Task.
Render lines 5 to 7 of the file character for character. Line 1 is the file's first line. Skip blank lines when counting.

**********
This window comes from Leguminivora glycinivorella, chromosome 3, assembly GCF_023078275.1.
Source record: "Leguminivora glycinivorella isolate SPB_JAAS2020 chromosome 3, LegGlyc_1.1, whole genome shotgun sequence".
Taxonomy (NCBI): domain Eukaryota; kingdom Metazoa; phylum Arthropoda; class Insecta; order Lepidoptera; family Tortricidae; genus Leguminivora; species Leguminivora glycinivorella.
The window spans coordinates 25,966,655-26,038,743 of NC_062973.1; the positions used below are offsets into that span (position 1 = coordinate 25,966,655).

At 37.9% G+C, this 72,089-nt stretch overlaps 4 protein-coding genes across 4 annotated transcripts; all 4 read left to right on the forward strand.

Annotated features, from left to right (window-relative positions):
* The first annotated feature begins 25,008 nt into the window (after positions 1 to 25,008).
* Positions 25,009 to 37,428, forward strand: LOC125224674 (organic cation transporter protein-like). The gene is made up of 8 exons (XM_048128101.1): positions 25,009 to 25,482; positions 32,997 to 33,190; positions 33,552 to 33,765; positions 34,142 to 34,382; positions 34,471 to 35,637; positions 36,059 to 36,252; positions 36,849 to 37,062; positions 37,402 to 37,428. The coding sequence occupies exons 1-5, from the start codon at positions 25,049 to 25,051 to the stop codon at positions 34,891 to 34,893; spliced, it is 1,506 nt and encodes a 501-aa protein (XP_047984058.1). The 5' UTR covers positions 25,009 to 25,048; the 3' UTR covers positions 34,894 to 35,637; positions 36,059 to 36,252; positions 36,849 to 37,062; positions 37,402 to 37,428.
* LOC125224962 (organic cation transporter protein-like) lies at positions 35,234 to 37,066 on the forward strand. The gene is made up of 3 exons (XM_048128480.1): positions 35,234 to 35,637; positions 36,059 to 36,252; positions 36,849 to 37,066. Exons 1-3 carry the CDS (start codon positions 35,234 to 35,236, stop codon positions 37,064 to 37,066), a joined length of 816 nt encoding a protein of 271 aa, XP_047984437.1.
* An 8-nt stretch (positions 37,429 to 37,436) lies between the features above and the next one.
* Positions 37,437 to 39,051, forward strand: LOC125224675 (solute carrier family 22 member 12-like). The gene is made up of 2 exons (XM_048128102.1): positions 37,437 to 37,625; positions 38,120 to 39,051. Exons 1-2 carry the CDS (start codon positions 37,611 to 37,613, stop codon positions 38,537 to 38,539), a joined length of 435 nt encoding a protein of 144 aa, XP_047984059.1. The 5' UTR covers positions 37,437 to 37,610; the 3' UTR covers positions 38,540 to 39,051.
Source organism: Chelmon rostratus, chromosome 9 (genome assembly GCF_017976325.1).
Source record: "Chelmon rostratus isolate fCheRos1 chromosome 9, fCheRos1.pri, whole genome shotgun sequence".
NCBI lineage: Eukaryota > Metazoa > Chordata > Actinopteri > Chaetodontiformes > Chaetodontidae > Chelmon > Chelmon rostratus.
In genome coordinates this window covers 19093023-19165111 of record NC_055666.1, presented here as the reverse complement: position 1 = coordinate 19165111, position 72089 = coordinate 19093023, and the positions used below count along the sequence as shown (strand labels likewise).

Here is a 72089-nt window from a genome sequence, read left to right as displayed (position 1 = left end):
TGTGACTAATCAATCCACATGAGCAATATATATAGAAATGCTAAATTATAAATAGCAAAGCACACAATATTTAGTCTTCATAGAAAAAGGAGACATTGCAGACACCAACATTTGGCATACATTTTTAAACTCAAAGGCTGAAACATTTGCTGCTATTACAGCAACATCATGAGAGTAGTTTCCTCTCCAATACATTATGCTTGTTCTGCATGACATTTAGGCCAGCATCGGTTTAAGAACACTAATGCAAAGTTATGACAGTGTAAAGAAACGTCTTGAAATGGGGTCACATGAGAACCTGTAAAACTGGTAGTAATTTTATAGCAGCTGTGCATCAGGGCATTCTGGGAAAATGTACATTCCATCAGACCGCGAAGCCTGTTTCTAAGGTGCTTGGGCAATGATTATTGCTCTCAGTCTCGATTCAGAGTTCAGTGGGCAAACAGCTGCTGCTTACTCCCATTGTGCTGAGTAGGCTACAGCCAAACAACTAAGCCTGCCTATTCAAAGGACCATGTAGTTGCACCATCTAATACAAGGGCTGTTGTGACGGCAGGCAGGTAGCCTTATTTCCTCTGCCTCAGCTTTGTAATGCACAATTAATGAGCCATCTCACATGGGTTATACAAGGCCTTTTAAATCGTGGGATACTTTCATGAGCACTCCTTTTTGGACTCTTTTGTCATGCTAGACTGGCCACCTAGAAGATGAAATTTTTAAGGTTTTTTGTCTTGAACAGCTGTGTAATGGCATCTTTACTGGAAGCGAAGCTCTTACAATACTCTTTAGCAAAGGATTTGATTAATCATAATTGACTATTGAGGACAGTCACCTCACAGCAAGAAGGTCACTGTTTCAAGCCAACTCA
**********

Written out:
At 37.9% G+C, this 72,089-nt stretch overlaps 4 protein-coding genes across 4 annotated transcripts; all 4 read left to right on the forward strand.

Annotated features, from left to right (window-relative positions):
* The first annotated feature begins 25,008 nt into the window (after positions 1 to 25,008).